What we normally say in a liquidity trap is that the Fed is keeping short-term interest rates at zero, which is as low as they can go because below that cash dominates bonds. And the Fed achieves that zero rate by being willing to buy short-term government debt whenever the rate threatens to rise above zero.

That’s a fair description, but perhaps it is a description rather than a binding equilibrium response; the Fed doesn’t have to do that and why should they if it ends in ruin?  (There’s the further tricky question of whether Krugman’s assumption is holding expected fiscal policy constant.)

T-Bills are almost like money today, especially with low short rates.  Think of higher default risk as like a Gesellian stamp tax on T-Bills.  One equilibrium is that people spend more on durables as they shift out of liquidity, which has now been partially taxed.  Another equilibrium is that everyone rushes into the truly safe asset, namely cash, and the T-Bills do truly disappear.  Or heterogeneous agents may do a bit of both.

It would seem to boil down to the third derivative on the utility function.  Still, empirically cash does not soak up all the periodic shifts out of other risky assets (e.g., commercial paper), so why should it soak up all the shifts out of T-Bills?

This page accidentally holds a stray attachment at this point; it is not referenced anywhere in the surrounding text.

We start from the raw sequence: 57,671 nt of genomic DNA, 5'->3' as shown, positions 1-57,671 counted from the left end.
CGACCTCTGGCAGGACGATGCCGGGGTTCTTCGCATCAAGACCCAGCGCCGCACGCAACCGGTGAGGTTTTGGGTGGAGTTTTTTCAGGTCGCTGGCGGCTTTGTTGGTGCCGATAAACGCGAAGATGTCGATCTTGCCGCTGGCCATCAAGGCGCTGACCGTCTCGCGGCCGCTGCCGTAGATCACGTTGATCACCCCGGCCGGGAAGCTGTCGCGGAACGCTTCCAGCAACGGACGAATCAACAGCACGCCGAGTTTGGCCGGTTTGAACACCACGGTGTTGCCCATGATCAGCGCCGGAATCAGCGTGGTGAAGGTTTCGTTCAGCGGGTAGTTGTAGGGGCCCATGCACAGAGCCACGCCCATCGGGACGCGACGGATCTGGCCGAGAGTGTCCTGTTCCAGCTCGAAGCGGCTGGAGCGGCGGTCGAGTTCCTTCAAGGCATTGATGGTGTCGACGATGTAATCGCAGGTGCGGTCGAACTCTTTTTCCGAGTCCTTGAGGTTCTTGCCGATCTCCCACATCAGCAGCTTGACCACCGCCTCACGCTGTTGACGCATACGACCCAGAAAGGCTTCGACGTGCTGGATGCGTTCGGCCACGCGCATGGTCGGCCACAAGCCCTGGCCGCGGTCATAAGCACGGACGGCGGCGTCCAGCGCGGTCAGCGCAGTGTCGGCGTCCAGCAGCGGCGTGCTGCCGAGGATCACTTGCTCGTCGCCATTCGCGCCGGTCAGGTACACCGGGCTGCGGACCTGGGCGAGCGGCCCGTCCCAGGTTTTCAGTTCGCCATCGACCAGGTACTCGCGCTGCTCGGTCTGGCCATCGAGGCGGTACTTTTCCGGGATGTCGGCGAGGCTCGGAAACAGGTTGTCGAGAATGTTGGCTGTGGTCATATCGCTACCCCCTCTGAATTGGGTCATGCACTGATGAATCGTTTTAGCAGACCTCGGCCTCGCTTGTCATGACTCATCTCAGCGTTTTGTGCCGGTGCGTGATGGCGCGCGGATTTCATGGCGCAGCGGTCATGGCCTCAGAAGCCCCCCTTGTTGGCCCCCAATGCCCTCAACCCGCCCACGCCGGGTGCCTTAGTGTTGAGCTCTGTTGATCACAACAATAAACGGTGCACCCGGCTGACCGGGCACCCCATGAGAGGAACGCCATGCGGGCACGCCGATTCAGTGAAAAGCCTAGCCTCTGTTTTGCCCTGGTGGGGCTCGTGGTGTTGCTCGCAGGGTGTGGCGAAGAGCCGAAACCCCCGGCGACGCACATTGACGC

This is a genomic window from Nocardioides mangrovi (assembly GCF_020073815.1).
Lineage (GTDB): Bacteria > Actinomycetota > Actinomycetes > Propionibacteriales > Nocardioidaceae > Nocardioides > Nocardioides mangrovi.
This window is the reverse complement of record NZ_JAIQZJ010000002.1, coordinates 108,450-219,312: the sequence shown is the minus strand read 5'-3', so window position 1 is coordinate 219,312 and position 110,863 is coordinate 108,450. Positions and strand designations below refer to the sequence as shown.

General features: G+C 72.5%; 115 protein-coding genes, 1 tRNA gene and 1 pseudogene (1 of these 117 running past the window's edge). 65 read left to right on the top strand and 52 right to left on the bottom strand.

More concretely, in a liquidity trap model (which I reject, by the way, but that’s another story) an increase in default risk could have some expansionary properties.

Addendum: Brad DeLong offers comment.

Earthquakes and spending and deficits

Brad titles his post: “I Genuinely Do Not Understand Why There Is A Question Here…” and after quoting my post from yesterday writes:

If people thought that government debt was risky, its price would be falling as well. The fact that people are willing to pay more for government debt indicates that it is increasingly valuable–and so we should make more of it.

Ryan Avent comments as well.  A few points:

1. My post and question is about spending, but Brad has shifted the discussion to borrowing.  It’s easy enough to borrow more without increasing spending, if that is needed.  It’s still an open question whether spending should go up.